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Saturday, June 05, 2004
Maria Island - Day 1
Getting up early, I went to the supermarket, and bought some food for taking to Maria Island. After finding the ferry wharf, I drove around the northern side of the bay in Triabunna, looking at the views. I went back to the wharf, and packed what I needed into my pack.
The Ferry left about 9:30, and chugged out into the bay. On the northern side, near the entrance to the bay, we passed another depressing tasmanian logging sight - the Gunns woodchipping mill. It was visible from a long way off, because there was literally a mountain of woodchips piled up at the mill. A Japanese freighter ship was being loaded with some of the woodchips, and looked small in comparison to the mountain of woodchips behind it.
Heading out into the Tasman Sea, the water was very calm - virtually no swell. We saw couple of dolphins fishing. Soon we arrived at maria island - a fairly mountainous island. The first thing you notice when you arrive are the abandoned cement silos which are a relic from the 1920's. The region where the wharf is located is grassy, but the mountains in the distance are covered in forest. The first task was to go to the Commissariat Store, built in 1828 during the convict era. Here, I paid for a camp site, and discovered I was the only one camping.
I walked the short distance to the camp area, next to a small creek. There were many Cape Barren geese and other ground birds pecking at the grass in the camp area, and their droppings were also everywhere. I set up my tent in the sun, so it would dry, then packed some gear to go on a day hike up to Bishop and Clerk - the northernmost mountains on the island, which are surrounded by cliffs.
I set off back toward the wharf, then went across the open grassy plain, passing several old ruins. The barn was in good condition, but most required a fair bit of imagination to visualise what they had been like. As I got to the northern coast of the island, tall cliffs were visible, dropping straight into the water.
The track then started climbing up toward the mountains, and after a short way, went into dry bushland. I was quite hot, due to the sun and the climb. The track kept on climbing for a long time, and nearing the top, came to a a massive scree slope, which had to be climbed. After this a small amount of rock scrambling brought me to the summit. There were spectacular views out over the sea - I could see all of the northern part of the island, Triabunna on the mainland, and even the Freycinet Peninsula far to the north. The summit was a couple of flat topped boulders only a few meteres wide, with sheer cliffs on three sides.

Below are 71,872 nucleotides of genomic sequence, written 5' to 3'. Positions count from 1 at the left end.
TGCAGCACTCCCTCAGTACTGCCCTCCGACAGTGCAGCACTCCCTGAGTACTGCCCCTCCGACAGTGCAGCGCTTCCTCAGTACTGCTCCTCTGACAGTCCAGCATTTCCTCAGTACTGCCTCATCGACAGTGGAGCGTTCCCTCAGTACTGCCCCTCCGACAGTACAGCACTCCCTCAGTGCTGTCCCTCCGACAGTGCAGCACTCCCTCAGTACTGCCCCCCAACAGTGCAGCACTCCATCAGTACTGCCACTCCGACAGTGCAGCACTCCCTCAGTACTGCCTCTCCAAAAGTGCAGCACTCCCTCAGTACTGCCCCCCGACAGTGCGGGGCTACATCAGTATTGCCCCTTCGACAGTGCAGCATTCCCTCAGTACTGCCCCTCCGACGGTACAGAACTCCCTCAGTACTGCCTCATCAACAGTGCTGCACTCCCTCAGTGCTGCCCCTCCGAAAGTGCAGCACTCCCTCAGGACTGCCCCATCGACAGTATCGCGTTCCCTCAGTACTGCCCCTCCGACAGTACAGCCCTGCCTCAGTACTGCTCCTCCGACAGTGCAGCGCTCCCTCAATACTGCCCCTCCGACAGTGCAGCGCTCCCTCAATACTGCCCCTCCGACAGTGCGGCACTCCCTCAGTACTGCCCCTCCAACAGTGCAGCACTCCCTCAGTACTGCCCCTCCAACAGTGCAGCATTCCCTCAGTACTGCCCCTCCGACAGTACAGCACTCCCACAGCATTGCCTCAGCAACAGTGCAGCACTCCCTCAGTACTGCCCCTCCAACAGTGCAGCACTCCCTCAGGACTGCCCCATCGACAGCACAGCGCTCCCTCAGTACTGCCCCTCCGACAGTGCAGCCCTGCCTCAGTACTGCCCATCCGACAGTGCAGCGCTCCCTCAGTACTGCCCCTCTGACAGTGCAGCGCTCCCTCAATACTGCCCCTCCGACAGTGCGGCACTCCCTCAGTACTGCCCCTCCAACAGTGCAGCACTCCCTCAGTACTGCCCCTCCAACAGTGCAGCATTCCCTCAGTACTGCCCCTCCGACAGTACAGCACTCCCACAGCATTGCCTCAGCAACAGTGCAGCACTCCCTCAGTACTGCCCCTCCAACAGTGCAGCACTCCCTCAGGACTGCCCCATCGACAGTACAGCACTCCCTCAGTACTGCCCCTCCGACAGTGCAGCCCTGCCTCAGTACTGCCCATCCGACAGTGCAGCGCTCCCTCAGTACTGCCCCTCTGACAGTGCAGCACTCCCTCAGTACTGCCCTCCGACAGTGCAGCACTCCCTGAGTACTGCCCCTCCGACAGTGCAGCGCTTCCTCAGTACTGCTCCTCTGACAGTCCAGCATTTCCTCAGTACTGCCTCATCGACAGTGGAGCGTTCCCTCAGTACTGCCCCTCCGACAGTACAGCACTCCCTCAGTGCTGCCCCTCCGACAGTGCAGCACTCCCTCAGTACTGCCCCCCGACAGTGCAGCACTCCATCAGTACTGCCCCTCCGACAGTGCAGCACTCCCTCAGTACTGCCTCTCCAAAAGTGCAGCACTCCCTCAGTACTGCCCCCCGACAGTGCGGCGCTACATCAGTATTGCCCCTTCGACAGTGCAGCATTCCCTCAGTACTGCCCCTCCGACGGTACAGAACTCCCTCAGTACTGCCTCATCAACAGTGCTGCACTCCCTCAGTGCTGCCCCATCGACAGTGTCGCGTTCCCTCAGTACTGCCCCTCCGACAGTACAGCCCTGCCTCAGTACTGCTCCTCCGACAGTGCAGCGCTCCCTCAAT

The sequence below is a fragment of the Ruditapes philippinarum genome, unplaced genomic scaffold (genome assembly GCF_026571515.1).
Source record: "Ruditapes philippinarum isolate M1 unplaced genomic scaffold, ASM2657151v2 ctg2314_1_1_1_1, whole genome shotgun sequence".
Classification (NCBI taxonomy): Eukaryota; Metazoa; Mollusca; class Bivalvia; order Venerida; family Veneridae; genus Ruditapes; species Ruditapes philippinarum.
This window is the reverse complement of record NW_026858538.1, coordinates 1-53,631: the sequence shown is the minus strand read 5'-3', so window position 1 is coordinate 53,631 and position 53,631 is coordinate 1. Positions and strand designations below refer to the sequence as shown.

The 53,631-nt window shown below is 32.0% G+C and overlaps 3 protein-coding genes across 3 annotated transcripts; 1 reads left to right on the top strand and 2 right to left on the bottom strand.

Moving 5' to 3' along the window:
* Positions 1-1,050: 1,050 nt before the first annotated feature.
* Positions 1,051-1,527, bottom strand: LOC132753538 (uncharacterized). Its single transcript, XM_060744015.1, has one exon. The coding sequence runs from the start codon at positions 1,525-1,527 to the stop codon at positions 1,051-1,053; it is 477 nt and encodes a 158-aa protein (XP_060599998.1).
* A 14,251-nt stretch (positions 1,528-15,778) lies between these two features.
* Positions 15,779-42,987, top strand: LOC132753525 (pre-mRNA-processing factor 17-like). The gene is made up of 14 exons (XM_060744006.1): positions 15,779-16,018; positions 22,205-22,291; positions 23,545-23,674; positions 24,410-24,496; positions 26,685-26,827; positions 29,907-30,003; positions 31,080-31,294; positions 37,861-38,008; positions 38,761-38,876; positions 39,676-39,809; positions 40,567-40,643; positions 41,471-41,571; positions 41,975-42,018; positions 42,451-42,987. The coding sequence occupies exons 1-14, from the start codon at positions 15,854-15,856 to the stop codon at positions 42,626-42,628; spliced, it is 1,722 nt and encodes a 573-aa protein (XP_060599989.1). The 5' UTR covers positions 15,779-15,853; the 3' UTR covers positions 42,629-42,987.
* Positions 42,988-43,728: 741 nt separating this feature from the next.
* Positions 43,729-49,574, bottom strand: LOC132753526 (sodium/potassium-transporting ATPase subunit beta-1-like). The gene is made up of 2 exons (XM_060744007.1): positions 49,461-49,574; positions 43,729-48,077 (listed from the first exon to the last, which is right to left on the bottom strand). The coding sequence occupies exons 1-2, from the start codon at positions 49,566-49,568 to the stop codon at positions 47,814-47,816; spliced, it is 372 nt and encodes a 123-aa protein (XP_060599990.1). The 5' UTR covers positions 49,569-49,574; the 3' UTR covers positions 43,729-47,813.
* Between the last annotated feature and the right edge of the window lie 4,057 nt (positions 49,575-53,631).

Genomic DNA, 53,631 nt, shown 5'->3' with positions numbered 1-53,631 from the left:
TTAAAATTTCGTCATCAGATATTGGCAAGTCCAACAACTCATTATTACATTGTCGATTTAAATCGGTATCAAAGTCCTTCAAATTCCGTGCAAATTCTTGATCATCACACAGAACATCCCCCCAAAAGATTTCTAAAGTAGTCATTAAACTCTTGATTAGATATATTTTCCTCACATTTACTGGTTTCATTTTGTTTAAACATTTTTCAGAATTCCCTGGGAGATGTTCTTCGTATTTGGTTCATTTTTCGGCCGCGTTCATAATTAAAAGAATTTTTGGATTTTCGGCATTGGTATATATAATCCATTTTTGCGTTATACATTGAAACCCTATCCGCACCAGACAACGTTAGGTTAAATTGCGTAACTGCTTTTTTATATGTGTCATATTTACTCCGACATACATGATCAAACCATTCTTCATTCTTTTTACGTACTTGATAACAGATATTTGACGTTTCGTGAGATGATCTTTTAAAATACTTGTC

After spending a while on the summit admiring the view, I descended, and returned to the campground via the Engine House ruins. After relaxing for a while, with the geese honking nearby, I walked down to the wharf to take photos of the pretty sunset.
Whilst cooking my dinner on my fuel stove, I had an unwelcome visitor. A big possum who'd smelt my dinner, came to see if he could get some. The possum didn't seem concerned that I was sitting there, and started sniffing my pot. I tried to shoo it away, but it ignored me, so I gave it a shove. It backed off a bit and then went around to the other side and sniffed from there. I was rather surprised, so I gave it another, harder hit, with exactly the same result. After a while of this, I tried hitting it on the nose and scull which made it back off for a little longer. Soon it was time to pour the water out from my pasta, and as I did so, with both hands full, the possum came in and checked out the water, and scalded its nose briefly on the hot water. After that, I figured that it would not be back, but only minutes later, it was back. By this stage I was getting very annoyed, and I remembered that a local had told me you can pick a possum up by its tail, and it won't struggle, so I decided to give it a try, figuring that I could always drop it quickly if it tried to scratch or bite me. Sure enough, when I grabbed its tail, and picked it up, the possum went stiff, and made some hissing noises to voice it's displeasure. I carried it about 50 metres away and put it down, then went back to finish my dinner.
To my disbelief, a few minutes later the stupid thing was back! This time I grabbed it's tail and carried it further away, to the creek, and dipped its front legs and chest in the cold water, and dropped it on the other side of the creek. I managed to eat the rest of my dinner and clean up without seeing the possum again, but was still a little worried it would try to get my food in the night. I was wishing I'd gotten a room rather than a campsite.